tariki

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tariki last won the day on June 15

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About tariki

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  1. Just following this thread from afar. Just happen to be reading a book on how poetry can transform and there was a quote from the journals of Gerard Manley Hopkins, where he was describing, amongst other things, the drift of snow, shaped by the wind, and then observes "chance left free to act falls into an order as well as purpose". Just seemed appropriate, but who knows? One little note from the book I added to my Notebook....."A work of art is not a piece of fruit lifted from a tree branch; it is a ripening collaboration of artist, receiver, and world." (Jane Hirshfield, "Ten Windows")
  2. Some interesting reading in Bruce Springsteen's autobiography "Born to Run" about military "discrimination" and how it was used by those who were against becoming "cannon fodder" ( for Vietnam ) Some guys "starved themselves thin" while other "fed themselves fat", while some learnt tricks as far as demonstrating their mental inadequacies. The tricks worked at the "soft" draft centres like Newark and Jersey, while others found other centres less accommodating. Discrimination? Ok, I would not like a known drug dealer, or a known paedophile to come near my grandchildren. And I would like also to discriminate between my own discrimination and that of Donald Trump.
  3. Joseph, thanks for clarification. So there were 15,000 transgender military (give or take a few) in the Forces prior to the "ban" being lifted - assuming they have not all joined up since. The ban was lifted and now, as a consequence, having "outed" themselves, may have possibly created a "problem" of which Donald Trump may or may not have been informed about by the current crop of generals. So there we are. As Romansh implied, too many "may haves". Tweets have consequences, as does being economical with the truth. As far as my own view, all discrimination is wrong. But so what? The President of the United States evidently does not agree. Travel bans, walls, whatever.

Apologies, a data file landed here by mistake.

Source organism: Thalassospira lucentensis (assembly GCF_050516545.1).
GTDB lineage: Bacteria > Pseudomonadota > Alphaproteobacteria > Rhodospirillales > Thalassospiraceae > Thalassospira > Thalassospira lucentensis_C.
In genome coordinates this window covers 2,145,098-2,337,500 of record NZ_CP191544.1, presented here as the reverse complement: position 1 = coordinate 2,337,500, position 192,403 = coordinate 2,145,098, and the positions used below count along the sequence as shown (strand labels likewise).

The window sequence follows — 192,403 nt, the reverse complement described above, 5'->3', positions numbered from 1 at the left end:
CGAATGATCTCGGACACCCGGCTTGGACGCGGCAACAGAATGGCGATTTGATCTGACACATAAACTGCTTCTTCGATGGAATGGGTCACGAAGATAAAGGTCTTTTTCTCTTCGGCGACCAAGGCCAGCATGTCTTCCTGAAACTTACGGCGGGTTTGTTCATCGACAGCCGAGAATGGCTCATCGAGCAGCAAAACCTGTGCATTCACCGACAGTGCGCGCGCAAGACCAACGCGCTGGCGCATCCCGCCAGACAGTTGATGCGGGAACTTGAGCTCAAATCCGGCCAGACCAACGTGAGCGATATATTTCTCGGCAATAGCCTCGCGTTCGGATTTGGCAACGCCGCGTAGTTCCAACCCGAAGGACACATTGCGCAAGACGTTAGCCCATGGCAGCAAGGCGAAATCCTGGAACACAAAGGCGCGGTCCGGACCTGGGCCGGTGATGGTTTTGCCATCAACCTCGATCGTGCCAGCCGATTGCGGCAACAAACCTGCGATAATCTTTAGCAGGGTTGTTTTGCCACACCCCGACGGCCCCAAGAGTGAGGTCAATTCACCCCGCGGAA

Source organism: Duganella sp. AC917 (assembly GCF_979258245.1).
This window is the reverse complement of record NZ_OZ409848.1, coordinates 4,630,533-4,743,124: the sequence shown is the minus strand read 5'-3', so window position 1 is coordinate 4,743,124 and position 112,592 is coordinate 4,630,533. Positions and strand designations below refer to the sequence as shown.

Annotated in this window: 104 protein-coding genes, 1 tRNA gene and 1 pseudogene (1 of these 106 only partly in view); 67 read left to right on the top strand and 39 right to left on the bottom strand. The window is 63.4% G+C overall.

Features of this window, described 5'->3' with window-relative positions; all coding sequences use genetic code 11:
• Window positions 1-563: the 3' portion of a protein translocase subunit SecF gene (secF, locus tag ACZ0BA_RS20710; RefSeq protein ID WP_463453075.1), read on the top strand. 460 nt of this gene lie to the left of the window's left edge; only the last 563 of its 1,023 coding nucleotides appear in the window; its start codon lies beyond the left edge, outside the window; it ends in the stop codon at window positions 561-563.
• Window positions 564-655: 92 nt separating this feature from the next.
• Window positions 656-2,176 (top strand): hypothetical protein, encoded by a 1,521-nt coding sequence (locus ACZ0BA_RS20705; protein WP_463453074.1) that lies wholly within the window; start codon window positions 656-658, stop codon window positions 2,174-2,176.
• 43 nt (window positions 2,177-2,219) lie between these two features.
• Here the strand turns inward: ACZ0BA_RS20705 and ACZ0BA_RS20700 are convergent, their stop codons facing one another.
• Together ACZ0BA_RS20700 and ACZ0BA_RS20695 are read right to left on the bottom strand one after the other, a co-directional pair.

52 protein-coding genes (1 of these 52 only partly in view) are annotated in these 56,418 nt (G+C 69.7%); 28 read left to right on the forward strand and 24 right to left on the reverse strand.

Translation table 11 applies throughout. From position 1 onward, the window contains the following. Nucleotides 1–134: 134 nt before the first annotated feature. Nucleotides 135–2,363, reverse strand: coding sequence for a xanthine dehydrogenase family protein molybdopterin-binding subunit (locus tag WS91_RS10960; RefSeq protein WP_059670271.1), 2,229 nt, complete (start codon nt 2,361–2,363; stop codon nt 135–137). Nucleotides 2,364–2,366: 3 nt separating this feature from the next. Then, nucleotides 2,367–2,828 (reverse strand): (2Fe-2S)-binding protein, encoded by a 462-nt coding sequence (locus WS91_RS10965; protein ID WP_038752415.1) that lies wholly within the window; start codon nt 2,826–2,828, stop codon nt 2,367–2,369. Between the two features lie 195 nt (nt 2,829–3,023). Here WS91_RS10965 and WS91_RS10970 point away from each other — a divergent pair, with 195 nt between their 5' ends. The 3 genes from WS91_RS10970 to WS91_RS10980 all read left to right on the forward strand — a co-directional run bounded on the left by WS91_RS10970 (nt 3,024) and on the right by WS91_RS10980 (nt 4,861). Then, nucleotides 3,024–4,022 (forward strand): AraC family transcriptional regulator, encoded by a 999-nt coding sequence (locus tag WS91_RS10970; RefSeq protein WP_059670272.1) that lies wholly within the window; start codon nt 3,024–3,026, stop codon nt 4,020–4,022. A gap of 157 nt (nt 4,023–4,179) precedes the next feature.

4. Donald Trump’s proposed ban on transgender service members is facing opposition from more than 50 retired generals and admirals who are warning that the discriminatory policy would degrade military readiness and harm morale. The top military officials said in a letter published Tuesday that transgender military members “must not be dismissed, deprived of medically necessary health care, or forced to compromise their integrity or hide their identity”. It comes less than a week after the president announced on Twitter that the government would not “accept or allow … transgender individuals to serve in any capacity in the US military”. The statement – signed by 56 retired admirals and generals and released by the Palm Center, a San Francisco-based research institute – adds to the mounting pressure against Trump to back away from the policy, which has also faced resistance from US defense chiefs, LGBT rights groups and conservative politicians. “This proposed ban, if implemented, would cause significant disruptions, deprive the military of mission-critical talent......" The above, in heavy type, taken from an article in a UK Newspaper. I assume its report is true and not "fake news" (which seems to be the first accusation these days when anyone does nor wish to accept an unwanted fact........ ) Obviously,not having served myself, Mr Trump may well know more than I. Exactly what advice he receives from his current generals is again unknown to me. Given Mr Trumps appointment of a Climate Change sceptic, Scott Pruitt, as head of the EPA (When 97% of scientists are NOT sceptical of climate change!) perhaps indicates the level of advice Mr Trump seeks, that maybe he is inclined to hear only what he wishes to hear? (Another clue to this latter attitude being that of Mr Trump's is surely the merry-go-round of sackings, appointments and re-appointments of his staff which we seem to hear about so often)
  5. Well, in his Tweet ( apparently his chosen organ for announcements and whatever occupies his mind at any particular moment of time ) Donald Trump questioned the economic viability of supporting those in the US military who were "transgender". Apparently about 15,000 people. The tweet ( of no consequence ) led to a few articles in the UK press about the various contributions of such people in the past, in both the USA and Great Britain. Worth looking up. Off topic, but mentioning "Great Britain", we now get a transcript of an interview given by Donald Trump to the Wall Street Journal - at least a mode of communication one step up from tweets. "Don't hear the word Britain any more.Nope". Which reminded me that over here we don't hear the words "President of the United States" anymore, just "Trump". In my opinion he has demeaned that high office and turned the Presidency into a cheap soap opera. Blame the "media". No, I don't think so.
  6. Stephen Fry's observations on Mr Trump.